Ahhh, so glad to be back from a short hiatus in BIRs. Let’s see, what have I been up to?
Author: Anne Bishop
Series: The Others #6
Tags: shifters, elementals, humans are the real monsters, MURDER
I am NOT bitter about starting a new story line unrelated to the previous five books, leaving behind many beloved characters, a newly minted, hard-won relationship, and the most original part of the story (the blood prophets).
REALLY I’m not.
I’ve had some time to grieve the end of that storyline ever since I finished Etched in Bone. Now that I’ve had to wait so bloody long for this book, I’ve totally (mostly) forgiven Bishop, and now I’m just happy to be part of this world again.
It’s got pretty much the same premise, with just less interesting characters. Humans are trying to hoodwink the Elders, and a few well meaning humans are trying to stop the bad guys from pissing the elders off. It’s got a distinctly post apocalyptic feel since it was right after the period where the Others and Elders wiped out every person associated with the Humans First and Last Movement. Towns are now a half the size they used to be or completely wiped out, and now people are trying to make up for the loss.
The Humans First and Last Movement is super Nazi-ish. Rising up from jealousy of the more affluent, ruling class of Others, they created a covert society that eventually tried to take over cities and eradicate the Others. They pressured businesses and families into joining, and wore little pins to signify their membership.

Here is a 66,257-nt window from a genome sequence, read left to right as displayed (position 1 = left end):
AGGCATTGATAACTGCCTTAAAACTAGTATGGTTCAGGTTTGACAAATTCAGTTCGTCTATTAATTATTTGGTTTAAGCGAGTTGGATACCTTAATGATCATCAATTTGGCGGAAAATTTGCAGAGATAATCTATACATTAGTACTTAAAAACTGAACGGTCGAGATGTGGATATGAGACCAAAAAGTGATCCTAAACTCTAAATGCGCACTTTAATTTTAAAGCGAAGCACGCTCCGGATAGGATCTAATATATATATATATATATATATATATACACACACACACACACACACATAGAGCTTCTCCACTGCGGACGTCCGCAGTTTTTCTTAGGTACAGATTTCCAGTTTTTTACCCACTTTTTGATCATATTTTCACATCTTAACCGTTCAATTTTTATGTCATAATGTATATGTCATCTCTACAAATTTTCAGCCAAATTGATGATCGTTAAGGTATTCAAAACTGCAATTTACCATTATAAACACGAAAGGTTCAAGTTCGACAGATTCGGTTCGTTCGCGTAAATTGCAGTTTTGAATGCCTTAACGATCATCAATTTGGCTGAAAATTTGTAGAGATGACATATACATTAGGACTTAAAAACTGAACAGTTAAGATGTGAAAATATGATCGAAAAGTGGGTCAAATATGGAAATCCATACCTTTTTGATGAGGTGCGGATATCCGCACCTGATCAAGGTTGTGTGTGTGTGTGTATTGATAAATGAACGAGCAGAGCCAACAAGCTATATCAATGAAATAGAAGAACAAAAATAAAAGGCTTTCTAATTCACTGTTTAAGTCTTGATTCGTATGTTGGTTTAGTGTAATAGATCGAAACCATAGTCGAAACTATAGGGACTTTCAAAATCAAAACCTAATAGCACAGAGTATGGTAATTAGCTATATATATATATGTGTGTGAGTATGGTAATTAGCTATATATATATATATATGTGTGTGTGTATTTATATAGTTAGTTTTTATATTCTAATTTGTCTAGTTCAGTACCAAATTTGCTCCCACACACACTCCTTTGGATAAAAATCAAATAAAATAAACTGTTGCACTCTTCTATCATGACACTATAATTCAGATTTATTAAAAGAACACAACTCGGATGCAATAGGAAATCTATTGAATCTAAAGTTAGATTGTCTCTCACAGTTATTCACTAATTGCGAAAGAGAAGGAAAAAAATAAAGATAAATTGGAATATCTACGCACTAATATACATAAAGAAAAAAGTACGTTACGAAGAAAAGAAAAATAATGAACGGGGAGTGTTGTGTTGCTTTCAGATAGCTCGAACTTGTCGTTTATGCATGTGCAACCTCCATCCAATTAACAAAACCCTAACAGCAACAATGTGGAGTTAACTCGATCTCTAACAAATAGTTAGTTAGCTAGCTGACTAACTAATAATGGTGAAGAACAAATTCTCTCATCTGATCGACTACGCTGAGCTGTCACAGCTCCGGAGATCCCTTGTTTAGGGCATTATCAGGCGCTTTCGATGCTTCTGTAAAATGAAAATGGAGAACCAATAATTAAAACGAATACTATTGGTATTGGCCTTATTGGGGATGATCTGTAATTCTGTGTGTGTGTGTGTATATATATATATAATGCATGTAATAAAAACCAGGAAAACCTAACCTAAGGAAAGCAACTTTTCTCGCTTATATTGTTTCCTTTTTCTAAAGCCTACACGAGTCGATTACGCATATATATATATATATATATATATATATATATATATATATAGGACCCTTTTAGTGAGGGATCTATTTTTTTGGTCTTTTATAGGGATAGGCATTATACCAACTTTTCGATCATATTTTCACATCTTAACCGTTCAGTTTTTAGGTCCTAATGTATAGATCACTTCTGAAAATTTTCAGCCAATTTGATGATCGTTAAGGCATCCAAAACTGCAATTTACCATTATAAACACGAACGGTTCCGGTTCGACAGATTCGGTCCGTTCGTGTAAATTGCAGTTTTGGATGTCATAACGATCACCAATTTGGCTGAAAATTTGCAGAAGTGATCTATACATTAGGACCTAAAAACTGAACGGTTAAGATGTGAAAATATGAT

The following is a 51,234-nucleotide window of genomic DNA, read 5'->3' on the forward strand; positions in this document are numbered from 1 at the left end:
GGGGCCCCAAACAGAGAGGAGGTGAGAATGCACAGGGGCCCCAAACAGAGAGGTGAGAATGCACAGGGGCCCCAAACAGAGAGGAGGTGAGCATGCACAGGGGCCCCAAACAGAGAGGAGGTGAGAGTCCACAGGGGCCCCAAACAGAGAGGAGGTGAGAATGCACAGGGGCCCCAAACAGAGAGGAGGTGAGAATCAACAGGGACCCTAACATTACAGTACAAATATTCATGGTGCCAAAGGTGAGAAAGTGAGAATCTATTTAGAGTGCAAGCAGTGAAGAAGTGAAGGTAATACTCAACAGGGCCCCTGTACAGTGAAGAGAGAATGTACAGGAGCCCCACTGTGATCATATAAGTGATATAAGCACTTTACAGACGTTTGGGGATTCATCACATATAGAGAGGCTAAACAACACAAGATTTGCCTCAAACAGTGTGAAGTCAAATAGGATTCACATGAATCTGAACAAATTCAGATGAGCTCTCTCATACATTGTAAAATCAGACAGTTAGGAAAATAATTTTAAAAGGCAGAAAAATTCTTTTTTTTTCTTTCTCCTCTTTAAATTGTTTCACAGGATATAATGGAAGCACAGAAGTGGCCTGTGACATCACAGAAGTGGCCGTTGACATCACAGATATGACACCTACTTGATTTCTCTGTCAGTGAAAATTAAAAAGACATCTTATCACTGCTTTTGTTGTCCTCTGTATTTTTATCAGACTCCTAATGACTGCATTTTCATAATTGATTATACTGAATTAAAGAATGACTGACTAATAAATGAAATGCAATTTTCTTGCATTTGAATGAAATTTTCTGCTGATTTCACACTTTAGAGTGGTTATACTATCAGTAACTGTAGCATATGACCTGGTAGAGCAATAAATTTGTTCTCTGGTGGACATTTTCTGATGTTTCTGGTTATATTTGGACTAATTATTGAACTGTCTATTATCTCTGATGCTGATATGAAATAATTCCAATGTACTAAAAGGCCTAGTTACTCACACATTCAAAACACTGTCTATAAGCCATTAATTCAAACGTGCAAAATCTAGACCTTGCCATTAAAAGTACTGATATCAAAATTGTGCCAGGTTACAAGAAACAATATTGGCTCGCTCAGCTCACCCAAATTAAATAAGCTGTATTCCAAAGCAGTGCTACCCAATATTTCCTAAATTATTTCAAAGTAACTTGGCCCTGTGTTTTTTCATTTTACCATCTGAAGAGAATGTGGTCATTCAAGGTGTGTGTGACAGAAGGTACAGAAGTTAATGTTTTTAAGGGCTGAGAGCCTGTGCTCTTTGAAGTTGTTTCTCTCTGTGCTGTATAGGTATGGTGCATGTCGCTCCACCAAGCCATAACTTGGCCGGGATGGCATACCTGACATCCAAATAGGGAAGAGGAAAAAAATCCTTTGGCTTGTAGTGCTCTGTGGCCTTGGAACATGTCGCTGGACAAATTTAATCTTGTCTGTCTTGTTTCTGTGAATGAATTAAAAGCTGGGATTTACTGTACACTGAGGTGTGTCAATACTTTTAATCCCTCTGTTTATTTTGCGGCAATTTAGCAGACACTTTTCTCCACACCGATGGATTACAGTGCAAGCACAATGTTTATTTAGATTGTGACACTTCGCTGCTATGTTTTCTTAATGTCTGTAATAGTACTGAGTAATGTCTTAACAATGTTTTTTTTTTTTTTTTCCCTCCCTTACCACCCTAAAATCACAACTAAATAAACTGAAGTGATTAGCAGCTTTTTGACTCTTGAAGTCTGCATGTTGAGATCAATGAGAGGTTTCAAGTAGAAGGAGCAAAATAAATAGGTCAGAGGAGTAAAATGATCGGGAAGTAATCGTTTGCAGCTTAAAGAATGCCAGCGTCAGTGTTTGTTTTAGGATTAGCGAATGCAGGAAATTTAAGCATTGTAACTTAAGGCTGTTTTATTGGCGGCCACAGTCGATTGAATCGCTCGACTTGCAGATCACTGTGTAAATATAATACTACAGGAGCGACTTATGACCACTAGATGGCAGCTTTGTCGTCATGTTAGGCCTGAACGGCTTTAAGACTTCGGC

Then the Others decided they were detrimental to nature, and killed all the HFL members.
The good ol’ You Genocide Us? We’ll Genocide Y’all Right Back routine.
A gruesome end to the HFL movement, but perhaps better than electing an HFL sympathizing president with nuclear codes, right?
Wait a minute. Which is the post apocalyptic world again?
Anyway, not much of this comes up, since it’s all over with. Fun things happen in this book such as:
- More crow shifters! (I love the Crows!)
- Warming up a human eye in the microwave
- Playing board games with apex predators
- More in depth look at the Intuit population
- New romance!
- A straight-shootin’ begrudging sherrif
I’m excited for the next book. WHY WHYYYYY do books like this exist?! They are as engaging and almost as easy to read as it takes to watch TV episode, but it takes a YEAR for the next one to come out! ARGH!
Previous book reviews:
Author: Lisa Kleypas
Series: The Ravenels #4
Tags: Regency Romance, commoners, spy, retired police officer, lady doctor, surprise relation, surprise inheritance, surprise rich
Ahh, here we are again.
A person can mosey into a Kleypas novel like a duchess on her daily garden walk. Everything is pleasant, cheerful, pretty, sweet. Nothing jumps out at you, and the path very predictably leads you to exactly where you wanted to be.
Two side characters that are almost too common to have their own book fall in love with each other. Because: reasons. She’s London’s first lady doctor. He is the equivalent of an FBI agent? Or spy? Hard to tell. Intrigue! And other stuff.
If I wasn’t so familiar with Kleypas, I would be disappointed that the woman clawed her way through medical school as the first lady doctor, and works night and day treating patients who look down on her, the woman who has to work ten times as hard to be taken seriously, and still is usually discounted, ultimately has a personality of a silly, vulnerable, giggling girl.
“Ooh he’s so manly, he makes me feel like a woman,” and other such nonsense.